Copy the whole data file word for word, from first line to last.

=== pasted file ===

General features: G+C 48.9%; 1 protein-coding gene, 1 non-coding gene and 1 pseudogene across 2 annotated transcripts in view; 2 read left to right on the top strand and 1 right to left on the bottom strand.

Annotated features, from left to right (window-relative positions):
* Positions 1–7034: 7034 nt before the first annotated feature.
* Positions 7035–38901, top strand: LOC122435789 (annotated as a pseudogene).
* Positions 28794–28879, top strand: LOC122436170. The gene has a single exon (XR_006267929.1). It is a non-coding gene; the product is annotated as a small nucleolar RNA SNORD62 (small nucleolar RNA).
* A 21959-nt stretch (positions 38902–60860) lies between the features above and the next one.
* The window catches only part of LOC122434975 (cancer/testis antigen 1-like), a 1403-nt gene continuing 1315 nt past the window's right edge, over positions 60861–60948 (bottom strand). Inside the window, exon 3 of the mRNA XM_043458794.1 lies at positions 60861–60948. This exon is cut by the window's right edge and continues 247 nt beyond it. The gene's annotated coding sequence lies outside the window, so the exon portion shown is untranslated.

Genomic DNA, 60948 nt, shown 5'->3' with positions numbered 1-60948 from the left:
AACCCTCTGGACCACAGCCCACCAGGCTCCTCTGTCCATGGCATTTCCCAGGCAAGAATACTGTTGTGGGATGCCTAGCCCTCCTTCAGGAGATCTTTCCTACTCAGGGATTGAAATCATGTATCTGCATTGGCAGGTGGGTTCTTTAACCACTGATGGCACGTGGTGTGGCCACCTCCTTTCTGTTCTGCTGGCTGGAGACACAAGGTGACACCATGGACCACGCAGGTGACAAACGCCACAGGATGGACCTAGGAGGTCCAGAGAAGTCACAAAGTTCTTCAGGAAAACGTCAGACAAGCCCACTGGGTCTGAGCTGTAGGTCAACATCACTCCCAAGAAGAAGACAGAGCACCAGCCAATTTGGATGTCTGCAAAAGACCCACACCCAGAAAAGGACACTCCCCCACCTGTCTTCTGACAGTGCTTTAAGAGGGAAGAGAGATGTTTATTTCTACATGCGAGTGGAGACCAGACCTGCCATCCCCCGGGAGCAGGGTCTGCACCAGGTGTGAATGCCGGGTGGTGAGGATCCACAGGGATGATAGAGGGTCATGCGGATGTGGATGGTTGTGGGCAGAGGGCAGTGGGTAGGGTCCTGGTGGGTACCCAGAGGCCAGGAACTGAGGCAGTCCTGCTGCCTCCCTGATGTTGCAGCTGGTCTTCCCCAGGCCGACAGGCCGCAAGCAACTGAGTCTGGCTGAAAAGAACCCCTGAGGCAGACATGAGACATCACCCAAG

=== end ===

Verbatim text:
General features: G+C 48.9%; 1 protein-coding gene, 1 non-coding gene and 1 pseudogene across 2 annotated transcripts in view; 2 read left to right on the top strand and 1 right to left on the bottom strand.

Annotated features, from left to right (window-relative positions):
* Positions 1–7034: 7034 nt before the first annotated feature.
* Positions 7035–38901, top strand: LOC122435789 (annotated as a pseudogene).
* Positions 28794–28879, top strand: LOC122436170. The gene has a single exon (XR_006267929.1). It is a non-coding gene; the product is annotated as a small nucleolar RNA SNORD62 (small nucleolar RNA).
* A 21959-nt stretch (positions 38902–60860) lies between the features above and the next one.
* The window catches only part of LOC122434975 (cancer/testis antigen 1-like), a 1403-nt gene continuing 1315 nt past the window's right edge, over positions 60861–60948 (bottom strand). Inside the window, exon 3 of the mRNA XM_043458794.1 lies at positions 60861–60948. This exon is cut by the window's right edge and continues 247 nt beyond it. The gene's annotated coding sequence lies outside the window, so the exon portion shown is untranslated.

Genomic DNA, 60948 nt, shown 5'->3' with positions numbered 1-60948 from the left:
AACCCTCTGGACCACAGCCCACCAGGCTCCTCTGTCCATGGCATTTCCCAGGCAAGAATACTGTTGTGGGATGCCTAGCCCTCCTTCAGGAGATCTTTCCTACTCAGGGATTGAAATCATGTATCTGCATTGGCAGGTGGGTTCTTTAACCACTGATGGCACGTGGTGTGGCCACCTCCTTTCTGTTCTGCTGGCTGGAGACACAAGGTGACACCATGGACCACGCAGGTGACAAACGCCACAGGATGGACCTAGGAGGTCCAGAGAAGTCACAAAGTTCTTCAGGAAAACGTCAGACAAGCCCACTGGGTCTGAGCTGTAGGTCAACATCACTCCCAAGAAGAAGACAGAGCACCAGCCAATTTGGATGTCTGCAAAAGACCCACACCCAGAAAAGGACACTCCCCCACCTGTCTTCTGACAGTGCTTTAAGAGGGAAGAGAGATGTTTATTTCTACATGCGAGTGGAGACCAGACCTGCCATCCCCCGGGAGCAGGGTCTGCACCAGGTGTGAATGCCGGGTGGTGAGGATCCACAGGGATGATAGAGGGTCATGCGGATGTGGATGGTTGTGGGCAGAGGGCAGTGGGTAGGGTCCTGGTGGGTACCCAGAGGCCAGGAACTGAGGCAGTCCTGCTGCCTCCCTGATGTTGCAGCTGGTCTTCCCCAGGCCGACAGGCCGCAAGCAACTGAGTCTGGCTGAAAAGAACCCCTGAGGCAGACATGAGACATCACCCAAG